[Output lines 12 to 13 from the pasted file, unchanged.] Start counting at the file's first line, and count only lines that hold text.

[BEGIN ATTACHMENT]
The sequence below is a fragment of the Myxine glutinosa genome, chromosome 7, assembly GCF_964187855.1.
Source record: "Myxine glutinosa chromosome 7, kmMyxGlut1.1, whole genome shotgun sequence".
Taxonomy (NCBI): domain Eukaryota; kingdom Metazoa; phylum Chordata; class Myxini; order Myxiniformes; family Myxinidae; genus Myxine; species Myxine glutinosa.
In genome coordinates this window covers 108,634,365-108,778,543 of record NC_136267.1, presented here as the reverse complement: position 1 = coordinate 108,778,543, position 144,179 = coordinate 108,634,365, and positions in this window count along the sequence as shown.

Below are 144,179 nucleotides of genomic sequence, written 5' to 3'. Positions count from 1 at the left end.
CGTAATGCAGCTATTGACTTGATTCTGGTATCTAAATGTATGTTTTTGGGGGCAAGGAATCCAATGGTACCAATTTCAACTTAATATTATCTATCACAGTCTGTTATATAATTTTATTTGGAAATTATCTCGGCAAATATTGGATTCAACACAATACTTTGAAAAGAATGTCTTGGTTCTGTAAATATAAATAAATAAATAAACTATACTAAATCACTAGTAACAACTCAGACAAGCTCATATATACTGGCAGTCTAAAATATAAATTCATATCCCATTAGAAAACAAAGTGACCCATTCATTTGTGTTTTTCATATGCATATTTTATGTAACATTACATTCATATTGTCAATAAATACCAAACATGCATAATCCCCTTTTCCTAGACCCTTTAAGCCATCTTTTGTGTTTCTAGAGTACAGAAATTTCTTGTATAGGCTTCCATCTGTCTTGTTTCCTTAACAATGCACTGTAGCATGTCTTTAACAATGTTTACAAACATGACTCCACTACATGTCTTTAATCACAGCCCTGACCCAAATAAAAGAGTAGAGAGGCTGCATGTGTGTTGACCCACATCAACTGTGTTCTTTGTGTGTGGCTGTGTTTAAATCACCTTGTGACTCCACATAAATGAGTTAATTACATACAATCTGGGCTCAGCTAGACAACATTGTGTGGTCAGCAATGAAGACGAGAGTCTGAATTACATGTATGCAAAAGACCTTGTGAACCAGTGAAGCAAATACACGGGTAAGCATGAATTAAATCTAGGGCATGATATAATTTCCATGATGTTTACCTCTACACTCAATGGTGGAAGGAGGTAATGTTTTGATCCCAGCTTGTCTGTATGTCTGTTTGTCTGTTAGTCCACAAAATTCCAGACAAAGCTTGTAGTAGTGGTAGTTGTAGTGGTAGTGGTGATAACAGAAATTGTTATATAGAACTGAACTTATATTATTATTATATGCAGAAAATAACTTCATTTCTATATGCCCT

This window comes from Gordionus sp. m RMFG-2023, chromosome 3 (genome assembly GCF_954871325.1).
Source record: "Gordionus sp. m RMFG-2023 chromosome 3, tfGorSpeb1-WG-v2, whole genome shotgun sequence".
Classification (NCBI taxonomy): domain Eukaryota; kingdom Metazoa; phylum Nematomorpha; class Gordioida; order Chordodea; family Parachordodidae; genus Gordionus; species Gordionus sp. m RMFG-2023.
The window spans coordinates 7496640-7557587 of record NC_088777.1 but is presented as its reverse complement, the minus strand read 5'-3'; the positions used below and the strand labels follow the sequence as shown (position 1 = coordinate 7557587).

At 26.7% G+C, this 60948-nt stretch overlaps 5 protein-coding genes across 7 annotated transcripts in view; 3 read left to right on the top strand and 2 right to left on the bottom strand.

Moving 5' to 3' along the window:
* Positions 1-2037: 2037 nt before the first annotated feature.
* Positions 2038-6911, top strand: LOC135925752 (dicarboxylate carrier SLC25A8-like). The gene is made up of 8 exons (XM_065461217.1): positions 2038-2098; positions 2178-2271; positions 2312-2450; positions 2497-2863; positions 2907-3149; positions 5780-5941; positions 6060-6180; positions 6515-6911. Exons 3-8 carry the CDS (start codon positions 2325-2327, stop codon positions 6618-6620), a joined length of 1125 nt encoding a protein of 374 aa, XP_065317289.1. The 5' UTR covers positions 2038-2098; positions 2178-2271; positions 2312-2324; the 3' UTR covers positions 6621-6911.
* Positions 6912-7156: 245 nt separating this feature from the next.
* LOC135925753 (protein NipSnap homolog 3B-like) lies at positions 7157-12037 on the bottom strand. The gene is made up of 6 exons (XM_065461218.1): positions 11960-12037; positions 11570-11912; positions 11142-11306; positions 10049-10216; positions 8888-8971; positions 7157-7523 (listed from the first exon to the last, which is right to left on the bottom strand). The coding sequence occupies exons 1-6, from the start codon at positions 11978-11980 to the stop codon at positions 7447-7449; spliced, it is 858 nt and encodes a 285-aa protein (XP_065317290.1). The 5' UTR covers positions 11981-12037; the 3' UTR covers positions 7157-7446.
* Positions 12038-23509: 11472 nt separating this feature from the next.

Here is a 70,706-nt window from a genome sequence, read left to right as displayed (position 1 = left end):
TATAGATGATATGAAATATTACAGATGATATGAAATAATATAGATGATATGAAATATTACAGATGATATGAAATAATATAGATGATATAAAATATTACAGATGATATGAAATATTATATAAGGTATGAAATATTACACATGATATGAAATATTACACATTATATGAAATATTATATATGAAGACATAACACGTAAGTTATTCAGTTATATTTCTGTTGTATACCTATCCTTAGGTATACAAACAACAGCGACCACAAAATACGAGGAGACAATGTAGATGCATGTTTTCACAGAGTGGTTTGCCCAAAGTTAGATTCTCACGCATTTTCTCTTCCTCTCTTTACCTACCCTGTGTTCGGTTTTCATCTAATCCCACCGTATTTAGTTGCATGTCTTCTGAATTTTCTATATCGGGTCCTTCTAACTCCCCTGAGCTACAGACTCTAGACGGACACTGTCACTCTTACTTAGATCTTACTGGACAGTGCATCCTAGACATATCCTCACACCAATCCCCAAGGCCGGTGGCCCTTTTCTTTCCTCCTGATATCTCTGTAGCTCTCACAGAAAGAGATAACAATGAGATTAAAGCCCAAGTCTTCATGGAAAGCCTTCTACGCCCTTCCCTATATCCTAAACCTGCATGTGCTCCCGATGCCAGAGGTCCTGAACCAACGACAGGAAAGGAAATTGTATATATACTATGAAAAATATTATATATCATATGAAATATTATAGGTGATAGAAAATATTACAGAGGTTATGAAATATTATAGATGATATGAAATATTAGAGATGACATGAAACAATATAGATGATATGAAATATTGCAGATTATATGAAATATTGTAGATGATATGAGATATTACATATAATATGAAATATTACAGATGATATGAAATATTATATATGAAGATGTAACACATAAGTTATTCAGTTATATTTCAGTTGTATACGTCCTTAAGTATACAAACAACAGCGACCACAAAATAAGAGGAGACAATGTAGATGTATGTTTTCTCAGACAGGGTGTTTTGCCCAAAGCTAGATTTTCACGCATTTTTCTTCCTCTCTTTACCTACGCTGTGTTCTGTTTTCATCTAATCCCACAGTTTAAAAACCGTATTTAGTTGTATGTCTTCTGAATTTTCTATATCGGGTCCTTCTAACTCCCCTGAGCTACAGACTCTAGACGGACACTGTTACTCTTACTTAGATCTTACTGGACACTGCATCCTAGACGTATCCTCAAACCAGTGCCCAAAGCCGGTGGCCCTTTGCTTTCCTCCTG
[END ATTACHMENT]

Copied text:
Moving 5' to 3' along the window:
* Positions 1-2037: 2037 nt before the first annotated feature.